Deployment: RB-07-05

Chief Scientist: 
Christopher Langdon (University of Miami Rosenstiel School of Marine and Atmospheric Science, UM-RSMAS)
Dr Tsung-Hung Peng (National Oceanic and Atmospheric Administration, NOAA-AOML)
Platform Type:
Start Date: 
End Date: 
Gulf of Mexico, East Coast US

The final GOMECC cruise report was downloaded on 31 January 2010 from NOAA AOML:   PDF format
GOMECC cruise Web site from AOML:
GOMECC Cruise Track: as a PDF file

Note that this cruise was added to the BCO-DMO database in late January 2010 in expectation that data from the cruise will be contributed as part of the NACP-OCB Coastal Synthesis: Gulf of Mexico project.

Cruise Report Summary:

The first North American Carbon Program (NACP) Gulf of Mexico and East Coast Carbon (GOMECC) Cruise (RB-07-05) on board the R/V Ronald H. Brown conducted sampling in the coastal waters between Galveston in the northern Gulf of Mexico to Boston on the East coast of the United States. The cruise was designed to obtain a snapshot of concentrations and fluxes of key carbon, physical, and biogeochemical parameters in the coastal realm. The program is in support of the North American Carbon Program (NACP) that has as overriding goal to constrain fluxes of carbon over North America and adjacent seas. Full scale repeat occupations are planned every two years to complement mooring time series and other regional activities.

The cruise included a series of 9 transects approximately orthogonal to the Gulf of Mexico and Atlantic Coast and a comprehensive set of underway measurements along the entire transect (Figure 1). Full water column CTD/rosette stations were occupied at 90 specified locations. A total of 29 scientists from AOML and other government agencies and universities participated on the 26-day cruise which departed from the Galveston, Texas on 10 July, and arrived on schedule in Boston, Massachusetts on 4 August. Water samples were collected from the 24-bottle rosette at each station and analyzed for salinity, oxygen, nutrients, dissolved inorganic carbon, total alkalinity, pCO2, dissolved organic matter, colored dissolved organic matter, particulate organic carbon, halocarbons, alkyl nitrates, CO and phytoplankton pigments. Underway systems were in operation for measuring atmospheric CO2 and near-surface water pCO2, DIC, halocarbons, pH, NH3, CO and bio-optical properties. An in situ spectrophotometric pH profiler was used with the CTD to measure pH profiles to a depth of 1000m. Air-sea fluxes of CO2 and ozone were also measured using eddy correlation methods.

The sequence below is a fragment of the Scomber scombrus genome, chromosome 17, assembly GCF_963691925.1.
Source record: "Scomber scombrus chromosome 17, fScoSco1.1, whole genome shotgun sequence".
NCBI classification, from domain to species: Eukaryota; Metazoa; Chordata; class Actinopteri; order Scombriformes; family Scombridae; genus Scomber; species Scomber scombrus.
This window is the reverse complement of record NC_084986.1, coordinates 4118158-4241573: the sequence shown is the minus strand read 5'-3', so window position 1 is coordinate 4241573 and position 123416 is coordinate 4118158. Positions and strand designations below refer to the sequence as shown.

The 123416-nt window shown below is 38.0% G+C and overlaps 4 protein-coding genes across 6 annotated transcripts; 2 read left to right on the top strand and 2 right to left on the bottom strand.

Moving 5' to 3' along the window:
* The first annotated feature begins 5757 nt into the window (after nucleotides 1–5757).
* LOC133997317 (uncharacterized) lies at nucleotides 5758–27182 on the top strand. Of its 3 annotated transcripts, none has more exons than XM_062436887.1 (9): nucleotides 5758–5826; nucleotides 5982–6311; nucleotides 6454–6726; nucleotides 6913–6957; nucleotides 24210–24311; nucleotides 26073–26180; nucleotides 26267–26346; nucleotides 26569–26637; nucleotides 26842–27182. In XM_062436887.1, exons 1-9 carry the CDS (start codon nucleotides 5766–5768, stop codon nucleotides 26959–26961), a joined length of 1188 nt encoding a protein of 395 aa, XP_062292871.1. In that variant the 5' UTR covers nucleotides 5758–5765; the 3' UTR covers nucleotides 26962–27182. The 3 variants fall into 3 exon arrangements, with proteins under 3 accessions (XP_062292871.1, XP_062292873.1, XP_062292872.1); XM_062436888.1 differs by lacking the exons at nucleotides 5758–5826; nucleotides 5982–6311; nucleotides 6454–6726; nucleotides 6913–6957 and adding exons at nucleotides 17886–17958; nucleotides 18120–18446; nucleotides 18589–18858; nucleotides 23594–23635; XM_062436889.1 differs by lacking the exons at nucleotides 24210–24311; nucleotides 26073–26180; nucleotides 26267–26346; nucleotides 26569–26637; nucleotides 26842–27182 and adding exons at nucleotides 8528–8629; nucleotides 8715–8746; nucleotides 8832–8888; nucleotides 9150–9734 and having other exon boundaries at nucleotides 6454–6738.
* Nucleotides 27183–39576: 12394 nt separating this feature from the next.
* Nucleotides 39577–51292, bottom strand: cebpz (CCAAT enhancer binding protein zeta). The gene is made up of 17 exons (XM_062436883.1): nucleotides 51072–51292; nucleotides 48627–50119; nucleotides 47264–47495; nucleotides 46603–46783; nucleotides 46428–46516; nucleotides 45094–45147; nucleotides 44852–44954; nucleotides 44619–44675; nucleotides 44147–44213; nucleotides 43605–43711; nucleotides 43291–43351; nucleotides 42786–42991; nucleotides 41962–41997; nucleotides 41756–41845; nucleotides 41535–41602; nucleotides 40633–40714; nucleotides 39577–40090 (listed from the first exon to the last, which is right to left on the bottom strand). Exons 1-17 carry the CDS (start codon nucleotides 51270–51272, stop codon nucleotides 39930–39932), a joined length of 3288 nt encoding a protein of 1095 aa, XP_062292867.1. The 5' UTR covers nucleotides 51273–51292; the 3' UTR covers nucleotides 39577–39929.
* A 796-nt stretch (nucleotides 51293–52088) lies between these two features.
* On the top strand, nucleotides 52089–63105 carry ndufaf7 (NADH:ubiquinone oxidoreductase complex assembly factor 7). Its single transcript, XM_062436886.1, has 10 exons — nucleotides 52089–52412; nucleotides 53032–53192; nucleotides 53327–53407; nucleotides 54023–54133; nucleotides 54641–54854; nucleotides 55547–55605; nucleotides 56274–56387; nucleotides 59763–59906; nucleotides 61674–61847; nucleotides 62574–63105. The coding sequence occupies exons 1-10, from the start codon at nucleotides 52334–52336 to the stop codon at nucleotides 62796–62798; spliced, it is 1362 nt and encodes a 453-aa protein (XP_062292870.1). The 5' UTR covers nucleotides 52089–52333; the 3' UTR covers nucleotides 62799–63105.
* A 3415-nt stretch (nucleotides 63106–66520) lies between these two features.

In the midst of a CTD cast along the New Jersey transect, the ship encountered generator cooling problem and needed to go into Boston harbor for emergency repairs. As a result, only two stations of the 10 scheduled stations along the New Jersey transect were occupied. After repair of the ship's generator, science operations resumed July 30 starting at the northern most stations and working backwards through Gulf of Maine and MVCO stations as far as time would allow. All major cruise objectives were achieved.